What did participants perceive as barriers and facilitators to intervention participation?

Results for implementation dose showed that almost all participants received four of the five intervention components; the exception being the group exercise sessions. This led to the FGDs exploring justifications for non-participation in the group exercise amongst distinct groups of participators and non-participators. The themes formed two main categories – dispositional and situational. The dispositional barriers were common to all groups and formed a large portion of discussion (particularly amongst non-participators in group exercise). Intervention group participants were discussing choosing to spend what little time they had left in a busy working week with family or for domestic duties. These participants were mostly middle-aged women of Chinese ethnicity who worked. In many Chinese societies there is a strong feeling of duty to family, also termed filial piety [41], which could be considered in delivering interventions to this population through involving partners or other family members to also participate, or to encourage the family member to make time for themselves to participate. There is evidence of effectiveness of recruiting adult family dyads to healthy lifestyle interventions [42] which could inform such adaptations of the present intervention and interventions like it.

Facilitators for intervention participation discussed by FGD participants were grouped into extrinsic and intrinsic factors. Interestingly, some of the factors described in both the participator and the non-participator FGDs are factors which increase the feasibility of delivering effective interventions at scale [43] since they are relatively low intensity and inexpensive. For example, in all the FGDs many participants expressed valuing various forms of follow-up. This included the telephone follow-up that was part of the program and forms of follow-up that the participants spontaneously established, like using app-based messaging services (WhatsApp) to prompt participation. A participant quote illustrated this: “Halfway my child finished his exam, … WhatsApp’ed ‘come ah come ah’, I then attended again.” (FGD1, PX). A recent review identified that m-Health strategies show promise for improving the effectiveness of interventions [44] and a study from China which compared follow-up via telephone or via app-based messaging (WeChat) found that both achieved similarly low rates of loss to follow-up, but app-based follow-up took significantly less time [45]. Perceived health susceptibility was also mentioned as a common internal motivator for intervention participation, which may have implications for how interventions targeting these populations communicate with participants. Another common internal motivating factor to be physically active was having personal responsibility for one’s health, for financial savings related to the cost of maintaining health, as mentioned by a participant in the second focus group: “In Singapore, you can die but you cannot fall sick. You won’t have the ability. You have to... rely on yourself” (FGD2, P4). This issue is particularly relevant in some Asian countries where universal health coverage does not yet exist, or there may be significant gaps between the cost of health services and the government funded component and the cost of health care may be high relative to incomes [46, 47].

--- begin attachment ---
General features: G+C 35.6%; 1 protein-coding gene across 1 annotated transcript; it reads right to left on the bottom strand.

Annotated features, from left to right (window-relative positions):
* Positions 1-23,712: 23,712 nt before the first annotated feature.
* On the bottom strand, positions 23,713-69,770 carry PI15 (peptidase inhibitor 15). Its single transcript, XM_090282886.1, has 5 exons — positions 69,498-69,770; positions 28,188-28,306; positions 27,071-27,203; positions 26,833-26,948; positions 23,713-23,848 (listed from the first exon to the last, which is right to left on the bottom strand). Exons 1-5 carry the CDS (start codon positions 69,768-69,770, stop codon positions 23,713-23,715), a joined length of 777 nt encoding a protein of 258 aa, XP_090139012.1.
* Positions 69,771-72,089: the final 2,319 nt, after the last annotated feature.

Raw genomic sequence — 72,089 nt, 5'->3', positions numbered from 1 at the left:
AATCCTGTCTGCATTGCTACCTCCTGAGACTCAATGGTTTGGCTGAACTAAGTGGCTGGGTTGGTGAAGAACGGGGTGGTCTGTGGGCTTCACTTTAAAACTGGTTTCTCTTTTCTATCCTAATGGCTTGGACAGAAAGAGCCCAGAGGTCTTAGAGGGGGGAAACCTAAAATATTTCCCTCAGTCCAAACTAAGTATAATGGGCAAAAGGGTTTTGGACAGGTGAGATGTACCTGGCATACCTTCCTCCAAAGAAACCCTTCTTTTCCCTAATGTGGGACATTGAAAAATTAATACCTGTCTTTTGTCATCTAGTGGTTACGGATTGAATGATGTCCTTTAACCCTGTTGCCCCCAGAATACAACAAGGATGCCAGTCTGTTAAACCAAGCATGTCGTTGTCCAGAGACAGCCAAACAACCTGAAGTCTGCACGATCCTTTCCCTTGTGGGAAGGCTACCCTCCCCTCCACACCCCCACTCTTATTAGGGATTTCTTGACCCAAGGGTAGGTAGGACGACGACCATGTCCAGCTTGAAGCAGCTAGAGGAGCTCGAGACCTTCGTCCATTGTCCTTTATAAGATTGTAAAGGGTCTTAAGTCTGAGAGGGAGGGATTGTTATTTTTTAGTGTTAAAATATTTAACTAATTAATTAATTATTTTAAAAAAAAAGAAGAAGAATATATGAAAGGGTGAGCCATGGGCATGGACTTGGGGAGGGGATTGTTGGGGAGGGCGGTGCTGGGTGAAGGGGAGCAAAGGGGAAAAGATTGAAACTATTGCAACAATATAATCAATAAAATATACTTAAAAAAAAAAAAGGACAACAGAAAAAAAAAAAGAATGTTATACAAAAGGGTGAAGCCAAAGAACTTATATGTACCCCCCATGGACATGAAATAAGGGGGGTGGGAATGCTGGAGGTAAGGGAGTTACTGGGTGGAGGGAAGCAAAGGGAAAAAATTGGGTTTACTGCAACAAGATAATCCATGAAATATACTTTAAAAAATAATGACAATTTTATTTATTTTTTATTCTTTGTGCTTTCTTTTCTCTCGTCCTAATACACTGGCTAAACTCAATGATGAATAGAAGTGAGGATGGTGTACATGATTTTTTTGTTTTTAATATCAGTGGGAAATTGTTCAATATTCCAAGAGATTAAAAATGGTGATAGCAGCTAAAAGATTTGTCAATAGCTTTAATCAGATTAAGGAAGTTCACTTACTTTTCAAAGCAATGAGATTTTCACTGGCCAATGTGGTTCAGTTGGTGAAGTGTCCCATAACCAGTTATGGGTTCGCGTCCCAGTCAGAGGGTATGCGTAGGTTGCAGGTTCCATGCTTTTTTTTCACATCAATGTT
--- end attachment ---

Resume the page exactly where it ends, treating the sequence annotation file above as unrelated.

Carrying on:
Did a higher level of group exercise participation correspond with greater PA per week?

Sub-group analysis revealed that although MVPA was significantly different between the different levels of group exercise participation the pattern was not linear. Non-participators achieved greater MVPA than irregular participators and semi-regular participators, whilst only regular participators achieved over 150 min of MVPA/week recommended for maintaining health in international PA guidelines [48]. Whilst exploring barriers and facilitators to participation, an FGD sub-theme arose illustrating that some non-participators in group exercise preferred unstructured activity. They discussed being motivated by the intervention to do this in their own time. The formative research conducted to develop the PPI also found, that the target population of the intervention appeared to have a preference for shorter and less intense exercise [31]. A population survey of 1332 adults (response rate 46%) selected randomly from an Australian electoral role, which included questions on participants’ preferences for structured versus unstructured PA found that 53% reported enjoyment of unstructured PA and 31% reported enjoyment of structured PA. However, those reporting enjoyment of structured PA were twice as likely to report sufficient participation in vigorous activities [49]. The findings of the Australian cross-sectional study and our prospective study suggest that in any population there will be mixed preferences for structured versus unstructured PA, and for those that enjoy unstructured PA attention may need to be given to encouraging them to gradually increase the intensity and duration of this activity. Therefore, intervention effectiveness could be enhanced by tailoring unstructured options for park PA for participants who indicate a preference for it. It may also be necessary to encourage gradual increases in duration and intensity of unstructured exercise so that PA goals are achieved.